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Single Molecules of RNAP II: Backtracking and Beyond

Dr. Eric Galburt
MPI Molecular Cell Biology and Genetics, Dresden


RNA polymerase II (RNAP II) is responsible for transcribing all mRNAs
in eukaryotic cells in a highly regulated process that is conserved from
yeast to human and that serves as a central control point for cellular
function.  We have been investigating the transcription dynamics of
RNAP II molecules in the presence of opposing force in the presence and
absence of TFIIS, a transcription elongation factor known to increase
transcription through nucleosomes.  Using a single-molecule dual-trap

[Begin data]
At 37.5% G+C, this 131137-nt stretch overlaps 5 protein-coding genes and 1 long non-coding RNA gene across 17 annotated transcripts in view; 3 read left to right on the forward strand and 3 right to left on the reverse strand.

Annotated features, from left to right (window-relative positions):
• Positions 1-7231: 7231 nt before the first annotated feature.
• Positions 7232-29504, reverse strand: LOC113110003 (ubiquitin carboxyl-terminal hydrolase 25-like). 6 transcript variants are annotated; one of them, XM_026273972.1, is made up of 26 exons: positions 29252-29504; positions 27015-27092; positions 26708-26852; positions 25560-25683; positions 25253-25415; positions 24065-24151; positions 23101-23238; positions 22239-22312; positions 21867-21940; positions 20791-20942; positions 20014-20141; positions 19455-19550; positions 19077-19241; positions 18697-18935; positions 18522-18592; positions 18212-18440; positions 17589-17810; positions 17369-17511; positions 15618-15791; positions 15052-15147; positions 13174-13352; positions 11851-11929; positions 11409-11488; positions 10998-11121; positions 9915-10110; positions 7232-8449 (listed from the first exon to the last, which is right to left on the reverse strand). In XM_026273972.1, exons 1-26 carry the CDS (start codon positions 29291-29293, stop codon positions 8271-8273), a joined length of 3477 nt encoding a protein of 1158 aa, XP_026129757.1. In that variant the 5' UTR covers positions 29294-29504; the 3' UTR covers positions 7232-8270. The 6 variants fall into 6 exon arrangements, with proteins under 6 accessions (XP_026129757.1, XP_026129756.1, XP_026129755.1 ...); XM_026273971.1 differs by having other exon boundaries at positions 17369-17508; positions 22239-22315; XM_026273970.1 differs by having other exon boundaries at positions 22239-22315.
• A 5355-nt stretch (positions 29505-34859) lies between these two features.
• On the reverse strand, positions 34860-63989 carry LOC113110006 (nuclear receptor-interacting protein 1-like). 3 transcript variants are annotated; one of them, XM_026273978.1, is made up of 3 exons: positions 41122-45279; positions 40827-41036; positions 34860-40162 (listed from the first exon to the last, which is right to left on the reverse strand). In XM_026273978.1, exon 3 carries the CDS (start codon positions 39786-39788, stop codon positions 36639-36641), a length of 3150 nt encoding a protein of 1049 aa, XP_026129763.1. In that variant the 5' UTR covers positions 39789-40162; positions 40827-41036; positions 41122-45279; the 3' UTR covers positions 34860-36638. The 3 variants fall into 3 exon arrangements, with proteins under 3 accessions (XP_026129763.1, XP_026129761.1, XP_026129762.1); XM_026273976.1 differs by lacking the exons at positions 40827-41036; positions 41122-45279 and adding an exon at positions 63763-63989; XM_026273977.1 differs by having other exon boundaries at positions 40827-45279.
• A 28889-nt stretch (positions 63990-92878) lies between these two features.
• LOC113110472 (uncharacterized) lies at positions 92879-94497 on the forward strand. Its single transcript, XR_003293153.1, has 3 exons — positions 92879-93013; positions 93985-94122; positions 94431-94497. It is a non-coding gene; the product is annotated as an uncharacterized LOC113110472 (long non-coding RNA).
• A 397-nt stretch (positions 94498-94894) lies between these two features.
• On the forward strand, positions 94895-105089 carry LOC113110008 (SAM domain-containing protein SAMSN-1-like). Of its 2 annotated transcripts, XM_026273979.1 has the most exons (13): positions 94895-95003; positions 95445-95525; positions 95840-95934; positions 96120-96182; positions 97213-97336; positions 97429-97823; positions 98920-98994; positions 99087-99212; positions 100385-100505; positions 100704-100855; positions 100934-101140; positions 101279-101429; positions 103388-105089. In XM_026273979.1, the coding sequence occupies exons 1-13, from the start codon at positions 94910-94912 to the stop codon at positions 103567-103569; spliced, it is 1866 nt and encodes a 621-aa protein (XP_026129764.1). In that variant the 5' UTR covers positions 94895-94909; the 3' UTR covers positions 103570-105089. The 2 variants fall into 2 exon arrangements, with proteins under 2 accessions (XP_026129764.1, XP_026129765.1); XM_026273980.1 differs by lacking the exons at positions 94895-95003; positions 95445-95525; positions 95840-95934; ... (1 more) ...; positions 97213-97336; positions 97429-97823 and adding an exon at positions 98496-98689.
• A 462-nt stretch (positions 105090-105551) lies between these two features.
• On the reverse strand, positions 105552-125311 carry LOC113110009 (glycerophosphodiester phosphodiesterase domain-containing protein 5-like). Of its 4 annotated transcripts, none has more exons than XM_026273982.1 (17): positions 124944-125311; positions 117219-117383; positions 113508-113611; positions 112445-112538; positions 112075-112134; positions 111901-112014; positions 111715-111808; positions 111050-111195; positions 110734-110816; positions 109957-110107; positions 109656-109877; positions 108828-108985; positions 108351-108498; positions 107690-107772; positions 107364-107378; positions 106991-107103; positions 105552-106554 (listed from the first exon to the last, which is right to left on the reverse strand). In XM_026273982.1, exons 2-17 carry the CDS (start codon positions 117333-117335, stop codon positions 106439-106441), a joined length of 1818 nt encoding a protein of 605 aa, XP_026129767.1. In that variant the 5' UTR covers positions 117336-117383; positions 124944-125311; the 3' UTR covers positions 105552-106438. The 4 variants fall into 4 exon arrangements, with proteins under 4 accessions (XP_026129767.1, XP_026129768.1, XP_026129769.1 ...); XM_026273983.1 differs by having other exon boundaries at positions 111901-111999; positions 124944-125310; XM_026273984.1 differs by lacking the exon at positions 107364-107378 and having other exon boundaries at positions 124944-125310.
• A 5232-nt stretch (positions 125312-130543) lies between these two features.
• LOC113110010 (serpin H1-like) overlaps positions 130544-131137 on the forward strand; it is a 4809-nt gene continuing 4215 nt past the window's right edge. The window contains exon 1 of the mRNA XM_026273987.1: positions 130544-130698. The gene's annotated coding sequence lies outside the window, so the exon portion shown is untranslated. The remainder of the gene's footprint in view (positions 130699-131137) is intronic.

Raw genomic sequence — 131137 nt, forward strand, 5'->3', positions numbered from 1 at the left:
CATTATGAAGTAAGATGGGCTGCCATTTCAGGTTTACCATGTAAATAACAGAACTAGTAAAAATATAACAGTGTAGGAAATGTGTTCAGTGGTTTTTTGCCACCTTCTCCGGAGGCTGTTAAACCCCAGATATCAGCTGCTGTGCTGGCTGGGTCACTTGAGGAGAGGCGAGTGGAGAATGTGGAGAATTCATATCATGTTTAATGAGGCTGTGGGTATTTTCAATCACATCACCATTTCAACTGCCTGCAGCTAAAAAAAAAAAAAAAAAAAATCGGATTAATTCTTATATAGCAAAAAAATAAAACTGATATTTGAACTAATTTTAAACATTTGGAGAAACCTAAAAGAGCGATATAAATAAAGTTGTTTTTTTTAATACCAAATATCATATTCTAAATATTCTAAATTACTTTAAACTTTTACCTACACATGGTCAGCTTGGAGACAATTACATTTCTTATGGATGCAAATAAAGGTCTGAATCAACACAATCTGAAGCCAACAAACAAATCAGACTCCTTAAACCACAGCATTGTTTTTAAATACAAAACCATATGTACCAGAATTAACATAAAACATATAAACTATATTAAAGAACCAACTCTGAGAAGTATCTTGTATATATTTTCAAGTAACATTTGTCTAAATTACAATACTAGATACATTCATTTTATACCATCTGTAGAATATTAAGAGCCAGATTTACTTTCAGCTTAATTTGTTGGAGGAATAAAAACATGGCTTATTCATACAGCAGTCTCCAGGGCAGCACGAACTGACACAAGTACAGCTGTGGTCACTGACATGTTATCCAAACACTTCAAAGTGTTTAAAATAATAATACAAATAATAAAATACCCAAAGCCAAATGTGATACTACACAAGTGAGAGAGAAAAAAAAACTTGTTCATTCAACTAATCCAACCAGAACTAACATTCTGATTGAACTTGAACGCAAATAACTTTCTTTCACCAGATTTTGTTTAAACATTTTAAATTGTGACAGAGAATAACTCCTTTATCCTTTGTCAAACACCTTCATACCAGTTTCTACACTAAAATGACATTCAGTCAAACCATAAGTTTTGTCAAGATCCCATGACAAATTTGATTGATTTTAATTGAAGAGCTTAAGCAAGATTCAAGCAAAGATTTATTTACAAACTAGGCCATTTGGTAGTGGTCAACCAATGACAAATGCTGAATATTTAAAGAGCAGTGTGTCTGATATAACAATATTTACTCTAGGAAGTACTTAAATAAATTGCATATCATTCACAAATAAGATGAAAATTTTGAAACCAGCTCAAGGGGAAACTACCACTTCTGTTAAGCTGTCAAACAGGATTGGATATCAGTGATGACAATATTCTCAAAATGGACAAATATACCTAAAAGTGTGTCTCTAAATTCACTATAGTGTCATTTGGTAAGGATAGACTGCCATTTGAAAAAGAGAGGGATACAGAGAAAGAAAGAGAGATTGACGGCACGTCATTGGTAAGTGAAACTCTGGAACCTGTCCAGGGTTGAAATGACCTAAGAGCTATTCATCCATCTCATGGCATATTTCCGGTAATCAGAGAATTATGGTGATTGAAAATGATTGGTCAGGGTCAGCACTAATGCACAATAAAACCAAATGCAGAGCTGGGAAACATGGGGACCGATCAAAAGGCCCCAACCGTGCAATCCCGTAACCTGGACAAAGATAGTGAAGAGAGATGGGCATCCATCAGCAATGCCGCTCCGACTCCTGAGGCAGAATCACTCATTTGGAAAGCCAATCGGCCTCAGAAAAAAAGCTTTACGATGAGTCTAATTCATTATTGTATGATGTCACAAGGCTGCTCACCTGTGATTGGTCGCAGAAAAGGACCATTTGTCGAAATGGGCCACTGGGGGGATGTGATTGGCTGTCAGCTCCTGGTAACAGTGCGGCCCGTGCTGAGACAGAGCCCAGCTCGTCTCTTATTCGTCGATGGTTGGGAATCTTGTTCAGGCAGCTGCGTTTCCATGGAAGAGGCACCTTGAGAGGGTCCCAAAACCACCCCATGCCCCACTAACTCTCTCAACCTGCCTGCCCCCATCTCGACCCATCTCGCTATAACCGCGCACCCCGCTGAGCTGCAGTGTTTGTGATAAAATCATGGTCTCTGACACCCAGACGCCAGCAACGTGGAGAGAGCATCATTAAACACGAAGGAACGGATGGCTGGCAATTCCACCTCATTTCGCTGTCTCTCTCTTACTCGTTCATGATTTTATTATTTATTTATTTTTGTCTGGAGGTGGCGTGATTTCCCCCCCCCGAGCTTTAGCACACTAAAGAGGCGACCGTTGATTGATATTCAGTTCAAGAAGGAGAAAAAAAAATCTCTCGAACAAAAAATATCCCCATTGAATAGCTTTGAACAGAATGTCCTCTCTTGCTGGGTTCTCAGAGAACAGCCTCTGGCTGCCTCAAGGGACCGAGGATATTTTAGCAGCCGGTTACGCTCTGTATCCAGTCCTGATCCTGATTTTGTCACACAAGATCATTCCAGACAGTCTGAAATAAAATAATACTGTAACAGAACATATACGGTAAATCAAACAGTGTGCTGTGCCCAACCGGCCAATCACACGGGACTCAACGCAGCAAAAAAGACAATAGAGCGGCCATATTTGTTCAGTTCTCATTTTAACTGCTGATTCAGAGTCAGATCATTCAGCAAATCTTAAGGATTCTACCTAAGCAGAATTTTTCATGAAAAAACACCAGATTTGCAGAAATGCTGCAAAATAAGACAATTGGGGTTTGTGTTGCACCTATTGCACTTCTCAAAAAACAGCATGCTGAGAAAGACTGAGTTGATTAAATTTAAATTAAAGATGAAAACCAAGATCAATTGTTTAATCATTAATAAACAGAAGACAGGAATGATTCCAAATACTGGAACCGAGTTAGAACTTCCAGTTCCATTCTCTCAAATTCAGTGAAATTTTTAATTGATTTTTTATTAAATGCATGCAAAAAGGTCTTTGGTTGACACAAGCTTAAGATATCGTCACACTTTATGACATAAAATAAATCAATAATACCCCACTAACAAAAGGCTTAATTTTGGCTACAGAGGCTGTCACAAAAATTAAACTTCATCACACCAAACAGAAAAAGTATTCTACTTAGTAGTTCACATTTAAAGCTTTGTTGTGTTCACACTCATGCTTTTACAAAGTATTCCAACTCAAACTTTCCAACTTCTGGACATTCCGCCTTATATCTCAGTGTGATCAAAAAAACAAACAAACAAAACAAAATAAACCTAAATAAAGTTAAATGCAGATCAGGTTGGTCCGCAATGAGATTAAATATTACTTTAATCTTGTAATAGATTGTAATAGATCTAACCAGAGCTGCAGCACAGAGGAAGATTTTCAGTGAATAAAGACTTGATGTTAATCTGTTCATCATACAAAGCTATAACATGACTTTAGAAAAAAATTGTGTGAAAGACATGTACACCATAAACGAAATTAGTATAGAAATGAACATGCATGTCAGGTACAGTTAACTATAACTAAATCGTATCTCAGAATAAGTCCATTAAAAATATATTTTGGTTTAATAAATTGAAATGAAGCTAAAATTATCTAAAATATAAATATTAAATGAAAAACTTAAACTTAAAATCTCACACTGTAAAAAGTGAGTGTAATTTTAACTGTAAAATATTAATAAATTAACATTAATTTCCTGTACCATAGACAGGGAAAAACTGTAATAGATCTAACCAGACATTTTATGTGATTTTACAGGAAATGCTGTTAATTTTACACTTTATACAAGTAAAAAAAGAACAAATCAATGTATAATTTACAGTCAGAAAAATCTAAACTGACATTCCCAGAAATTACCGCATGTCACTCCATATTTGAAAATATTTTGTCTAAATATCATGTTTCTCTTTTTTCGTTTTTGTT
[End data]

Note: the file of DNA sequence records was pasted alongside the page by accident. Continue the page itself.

optical-tweezers assay we found that the response of RNAP II to force is
entirely determined by enzyme backtracking, a process where the enzyme
slides upstream on the DNA template, thus losing the ability to convert
chemical energy into mechanical work and becoming a simple brownian
particle.  RNAP II molecules ceased to transcribe and were unable to
recover from backtracks at a force of 7.5 ± 2 pN, only one third of the
force determined for E. coli RNAP. We show that distributions of
pause lifetimes imply that backtracked RNAP II molecules diffuse in
discrete base-pair steps and suggest that backtracks may account for
most of RNAP II pauses.  Interestingly, addition of TFIIS allowed
transcription to proceed up to much higher forces.  Taken together,
these results describe a potential regulatory mechanism of transcription
elongation in eukaryotes by which transcription factors modify the
mechanical performance of RNAP II, allowing it to bypass transcriptional
barriers present in vivo.